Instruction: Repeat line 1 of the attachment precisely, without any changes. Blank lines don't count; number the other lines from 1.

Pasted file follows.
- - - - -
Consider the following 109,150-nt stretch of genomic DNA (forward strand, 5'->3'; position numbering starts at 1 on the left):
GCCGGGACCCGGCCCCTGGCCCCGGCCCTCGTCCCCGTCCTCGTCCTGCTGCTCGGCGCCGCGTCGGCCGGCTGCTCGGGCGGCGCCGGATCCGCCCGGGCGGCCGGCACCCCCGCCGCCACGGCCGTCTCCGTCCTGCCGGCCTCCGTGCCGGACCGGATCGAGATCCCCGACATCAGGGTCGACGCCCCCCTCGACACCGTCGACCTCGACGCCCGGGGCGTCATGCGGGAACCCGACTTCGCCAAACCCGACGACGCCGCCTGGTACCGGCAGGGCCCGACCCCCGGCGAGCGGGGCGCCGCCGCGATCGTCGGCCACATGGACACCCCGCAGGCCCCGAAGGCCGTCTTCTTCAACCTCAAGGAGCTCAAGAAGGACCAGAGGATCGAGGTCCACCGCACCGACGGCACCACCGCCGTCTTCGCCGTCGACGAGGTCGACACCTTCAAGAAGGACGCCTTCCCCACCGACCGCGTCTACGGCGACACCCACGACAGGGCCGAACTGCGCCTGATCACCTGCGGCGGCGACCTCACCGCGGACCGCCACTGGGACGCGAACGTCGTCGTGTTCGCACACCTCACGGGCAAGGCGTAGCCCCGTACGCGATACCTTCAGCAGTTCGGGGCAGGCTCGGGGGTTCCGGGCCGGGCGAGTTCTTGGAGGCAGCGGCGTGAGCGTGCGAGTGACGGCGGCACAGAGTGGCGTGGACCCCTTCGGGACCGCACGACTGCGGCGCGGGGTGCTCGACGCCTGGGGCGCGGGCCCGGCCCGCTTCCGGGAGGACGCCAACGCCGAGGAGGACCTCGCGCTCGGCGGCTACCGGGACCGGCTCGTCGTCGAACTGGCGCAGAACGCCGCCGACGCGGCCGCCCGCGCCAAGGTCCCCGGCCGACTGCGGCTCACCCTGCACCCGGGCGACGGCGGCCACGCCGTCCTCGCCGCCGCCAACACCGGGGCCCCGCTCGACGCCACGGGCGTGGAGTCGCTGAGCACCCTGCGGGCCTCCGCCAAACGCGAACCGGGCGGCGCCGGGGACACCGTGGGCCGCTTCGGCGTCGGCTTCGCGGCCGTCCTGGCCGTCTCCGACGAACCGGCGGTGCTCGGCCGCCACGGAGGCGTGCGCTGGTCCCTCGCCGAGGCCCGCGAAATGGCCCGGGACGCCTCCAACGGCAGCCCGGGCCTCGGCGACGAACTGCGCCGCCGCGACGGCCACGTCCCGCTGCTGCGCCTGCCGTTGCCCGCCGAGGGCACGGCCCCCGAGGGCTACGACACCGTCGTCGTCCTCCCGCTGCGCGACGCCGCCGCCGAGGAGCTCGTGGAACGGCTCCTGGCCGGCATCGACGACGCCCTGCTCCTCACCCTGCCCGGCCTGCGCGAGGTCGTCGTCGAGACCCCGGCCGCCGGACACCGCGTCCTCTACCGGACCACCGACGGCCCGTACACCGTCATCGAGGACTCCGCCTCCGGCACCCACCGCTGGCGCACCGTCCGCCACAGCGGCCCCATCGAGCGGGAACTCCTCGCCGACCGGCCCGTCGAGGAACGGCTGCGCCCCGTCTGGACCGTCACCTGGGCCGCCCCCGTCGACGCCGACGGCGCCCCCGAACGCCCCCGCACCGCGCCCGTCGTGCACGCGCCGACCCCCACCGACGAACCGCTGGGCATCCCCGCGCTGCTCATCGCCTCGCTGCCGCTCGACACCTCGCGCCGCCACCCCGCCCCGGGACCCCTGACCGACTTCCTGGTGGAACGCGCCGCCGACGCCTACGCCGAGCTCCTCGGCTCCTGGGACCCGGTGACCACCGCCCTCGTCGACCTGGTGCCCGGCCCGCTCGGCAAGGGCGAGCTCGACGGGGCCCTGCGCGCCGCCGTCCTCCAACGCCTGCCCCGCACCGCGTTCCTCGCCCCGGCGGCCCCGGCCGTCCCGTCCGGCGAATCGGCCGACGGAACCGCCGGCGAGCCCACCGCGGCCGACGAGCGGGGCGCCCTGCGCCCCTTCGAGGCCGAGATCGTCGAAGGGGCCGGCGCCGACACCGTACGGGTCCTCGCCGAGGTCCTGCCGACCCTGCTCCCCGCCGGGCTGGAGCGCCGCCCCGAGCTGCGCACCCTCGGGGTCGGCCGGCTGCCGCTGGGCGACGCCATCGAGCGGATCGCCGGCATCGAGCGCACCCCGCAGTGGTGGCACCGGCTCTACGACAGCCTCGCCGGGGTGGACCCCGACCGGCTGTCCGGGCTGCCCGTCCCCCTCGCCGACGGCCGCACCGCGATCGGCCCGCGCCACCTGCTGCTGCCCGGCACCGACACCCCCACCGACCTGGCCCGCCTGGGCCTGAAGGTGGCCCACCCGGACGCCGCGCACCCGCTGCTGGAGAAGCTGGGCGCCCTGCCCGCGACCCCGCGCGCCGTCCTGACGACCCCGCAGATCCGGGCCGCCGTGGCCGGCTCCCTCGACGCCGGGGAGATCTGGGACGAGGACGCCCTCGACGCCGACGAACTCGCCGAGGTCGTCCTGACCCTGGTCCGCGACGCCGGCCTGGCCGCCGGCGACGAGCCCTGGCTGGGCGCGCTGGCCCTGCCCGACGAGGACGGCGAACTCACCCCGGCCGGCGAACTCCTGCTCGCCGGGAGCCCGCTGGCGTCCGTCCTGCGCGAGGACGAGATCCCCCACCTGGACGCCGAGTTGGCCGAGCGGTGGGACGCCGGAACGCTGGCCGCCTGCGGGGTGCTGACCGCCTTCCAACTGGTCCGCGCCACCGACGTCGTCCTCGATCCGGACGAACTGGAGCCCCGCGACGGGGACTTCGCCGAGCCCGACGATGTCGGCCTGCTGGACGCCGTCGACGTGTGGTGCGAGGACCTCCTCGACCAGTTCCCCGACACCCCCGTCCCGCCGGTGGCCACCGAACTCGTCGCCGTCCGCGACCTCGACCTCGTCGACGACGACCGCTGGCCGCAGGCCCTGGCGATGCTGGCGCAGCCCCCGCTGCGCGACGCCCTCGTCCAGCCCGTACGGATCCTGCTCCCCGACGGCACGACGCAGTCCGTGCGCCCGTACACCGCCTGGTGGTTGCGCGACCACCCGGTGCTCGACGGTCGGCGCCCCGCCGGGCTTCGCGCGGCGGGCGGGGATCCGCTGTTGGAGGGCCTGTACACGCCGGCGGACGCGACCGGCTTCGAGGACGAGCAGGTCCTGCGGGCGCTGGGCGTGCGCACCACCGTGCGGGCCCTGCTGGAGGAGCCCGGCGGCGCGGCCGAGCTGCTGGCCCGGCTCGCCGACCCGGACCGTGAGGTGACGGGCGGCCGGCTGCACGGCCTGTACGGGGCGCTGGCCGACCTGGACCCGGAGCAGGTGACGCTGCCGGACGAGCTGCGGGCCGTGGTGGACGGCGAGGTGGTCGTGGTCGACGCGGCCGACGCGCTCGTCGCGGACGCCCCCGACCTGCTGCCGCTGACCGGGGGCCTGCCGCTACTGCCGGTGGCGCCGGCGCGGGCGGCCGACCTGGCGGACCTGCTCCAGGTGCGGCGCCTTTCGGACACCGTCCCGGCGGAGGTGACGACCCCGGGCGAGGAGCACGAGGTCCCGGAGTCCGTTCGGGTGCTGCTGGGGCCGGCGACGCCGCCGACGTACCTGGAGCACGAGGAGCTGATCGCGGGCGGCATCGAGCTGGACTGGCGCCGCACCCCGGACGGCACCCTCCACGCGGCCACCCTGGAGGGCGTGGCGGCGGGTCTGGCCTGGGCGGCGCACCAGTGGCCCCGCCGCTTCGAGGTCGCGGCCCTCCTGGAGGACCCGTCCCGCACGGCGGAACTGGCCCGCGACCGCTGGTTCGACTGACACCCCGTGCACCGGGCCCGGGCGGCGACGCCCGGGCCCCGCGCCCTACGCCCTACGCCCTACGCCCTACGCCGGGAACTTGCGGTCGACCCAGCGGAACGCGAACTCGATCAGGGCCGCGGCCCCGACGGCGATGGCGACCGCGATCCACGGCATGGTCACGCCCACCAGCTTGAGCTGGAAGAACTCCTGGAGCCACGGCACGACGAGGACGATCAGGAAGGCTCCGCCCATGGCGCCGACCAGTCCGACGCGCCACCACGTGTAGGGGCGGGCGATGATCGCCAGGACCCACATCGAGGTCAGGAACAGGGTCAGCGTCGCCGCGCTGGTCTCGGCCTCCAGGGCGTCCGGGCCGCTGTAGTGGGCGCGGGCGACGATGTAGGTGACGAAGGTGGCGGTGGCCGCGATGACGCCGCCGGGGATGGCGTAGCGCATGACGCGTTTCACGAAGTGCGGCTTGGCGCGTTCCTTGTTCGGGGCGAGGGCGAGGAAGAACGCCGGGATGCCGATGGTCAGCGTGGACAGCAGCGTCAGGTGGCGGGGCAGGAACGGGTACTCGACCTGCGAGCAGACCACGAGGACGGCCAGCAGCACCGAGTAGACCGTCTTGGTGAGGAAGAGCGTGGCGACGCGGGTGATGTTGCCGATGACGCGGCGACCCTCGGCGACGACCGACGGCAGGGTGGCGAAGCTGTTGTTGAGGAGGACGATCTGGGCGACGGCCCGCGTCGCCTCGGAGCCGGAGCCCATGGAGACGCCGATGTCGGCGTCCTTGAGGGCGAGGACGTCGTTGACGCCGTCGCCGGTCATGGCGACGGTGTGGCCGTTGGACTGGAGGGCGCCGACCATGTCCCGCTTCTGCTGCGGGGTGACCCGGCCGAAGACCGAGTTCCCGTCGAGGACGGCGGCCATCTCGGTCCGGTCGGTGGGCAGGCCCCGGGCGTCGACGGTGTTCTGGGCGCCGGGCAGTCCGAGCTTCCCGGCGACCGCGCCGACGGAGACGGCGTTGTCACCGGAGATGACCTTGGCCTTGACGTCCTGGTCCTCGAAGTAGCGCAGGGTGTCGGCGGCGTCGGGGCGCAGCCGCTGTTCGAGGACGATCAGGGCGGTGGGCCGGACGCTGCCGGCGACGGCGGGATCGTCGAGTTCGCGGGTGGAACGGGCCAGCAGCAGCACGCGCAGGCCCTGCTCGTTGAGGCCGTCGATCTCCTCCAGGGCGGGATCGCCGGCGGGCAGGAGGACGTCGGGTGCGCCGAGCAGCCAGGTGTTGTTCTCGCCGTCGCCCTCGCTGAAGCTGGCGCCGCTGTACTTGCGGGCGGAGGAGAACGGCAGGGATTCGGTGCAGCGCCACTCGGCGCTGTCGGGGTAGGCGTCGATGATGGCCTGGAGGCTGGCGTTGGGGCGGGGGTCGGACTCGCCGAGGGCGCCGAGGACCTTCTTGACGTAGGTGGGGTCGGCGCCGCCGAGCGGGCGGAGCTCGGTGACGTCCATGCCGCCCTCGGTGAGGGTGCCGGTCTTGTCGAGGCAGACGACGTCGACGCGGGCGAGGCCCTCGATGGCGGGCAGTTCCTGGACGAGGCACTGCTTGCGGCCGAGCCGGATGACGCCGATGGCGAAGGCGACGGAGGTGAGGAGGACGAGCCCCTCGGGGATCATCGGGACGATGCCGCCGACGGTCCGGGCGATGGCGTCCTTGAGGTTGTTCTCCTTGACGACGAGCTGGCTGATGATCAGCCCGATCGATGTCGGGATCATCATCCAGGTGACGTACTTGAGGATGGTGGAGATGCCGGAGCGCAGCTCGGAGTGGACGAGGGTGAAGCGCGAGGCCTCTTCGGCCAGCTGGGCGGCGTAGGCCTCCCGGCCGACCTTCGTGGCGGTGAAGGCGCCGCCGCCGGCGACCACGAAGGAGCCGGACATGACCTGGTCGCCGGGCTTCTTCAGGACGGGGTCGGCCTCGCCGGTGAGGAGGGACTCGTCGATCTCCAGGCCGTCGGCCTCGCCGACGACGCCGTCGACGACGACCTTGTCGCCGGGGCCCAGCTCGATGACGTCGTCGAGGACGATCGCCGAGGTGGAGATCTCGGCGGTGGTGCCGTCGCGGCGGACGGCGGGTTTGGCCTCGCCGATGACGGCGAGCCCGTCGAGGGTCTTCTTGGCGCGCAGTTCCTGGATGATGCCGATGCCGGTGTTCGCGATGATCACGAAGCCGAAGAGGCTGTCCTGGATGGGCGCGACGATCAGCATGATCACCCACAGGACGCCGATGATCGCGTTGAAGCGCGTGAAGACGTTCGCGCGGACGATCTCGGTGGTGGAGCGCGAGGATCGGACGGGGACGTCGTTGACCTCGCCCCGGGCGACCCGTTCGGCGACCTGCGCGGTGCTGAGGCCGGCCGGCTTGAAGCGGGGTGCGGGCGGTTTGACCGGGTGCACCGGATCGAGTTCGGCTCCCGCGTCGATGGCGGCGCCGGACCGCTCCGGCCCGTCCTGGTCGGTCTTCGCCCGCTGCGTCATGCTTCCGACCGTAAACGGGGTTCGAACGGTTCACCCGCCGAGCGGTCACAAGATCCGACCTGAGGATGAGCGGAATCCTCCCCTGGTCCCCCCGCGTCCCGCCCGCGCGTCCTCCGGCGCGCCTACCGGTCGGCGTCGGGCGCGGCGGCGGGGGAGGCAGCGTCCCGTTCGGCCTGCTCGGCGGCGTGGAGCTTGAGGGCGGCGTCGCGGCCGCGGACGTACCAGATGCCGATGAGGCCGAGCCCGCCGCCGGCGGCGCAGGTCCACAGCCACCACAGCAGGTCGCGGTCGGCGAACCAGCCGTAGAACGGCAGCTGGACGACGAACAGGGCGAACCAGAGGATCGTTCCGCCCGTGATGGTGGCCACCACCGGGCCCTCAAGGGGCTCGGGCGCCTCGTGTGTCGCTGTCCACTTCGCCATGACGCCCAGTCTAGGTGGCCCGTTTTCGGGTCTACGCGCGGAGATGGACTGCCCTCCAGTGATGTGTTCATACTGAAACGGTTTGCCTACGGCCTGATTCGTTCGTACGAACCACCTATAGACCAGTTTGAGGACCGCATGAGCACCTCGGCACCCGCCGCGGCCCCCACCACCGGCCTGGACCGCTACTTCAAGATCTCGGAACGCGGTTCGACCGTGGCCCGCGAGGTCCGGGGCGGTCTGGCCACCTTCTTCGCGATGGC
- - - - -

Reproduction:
Consider the following 109,150-nt stretch of genomic DNA (forward strand, 5'->3'; position numbering starts at 1 on the left):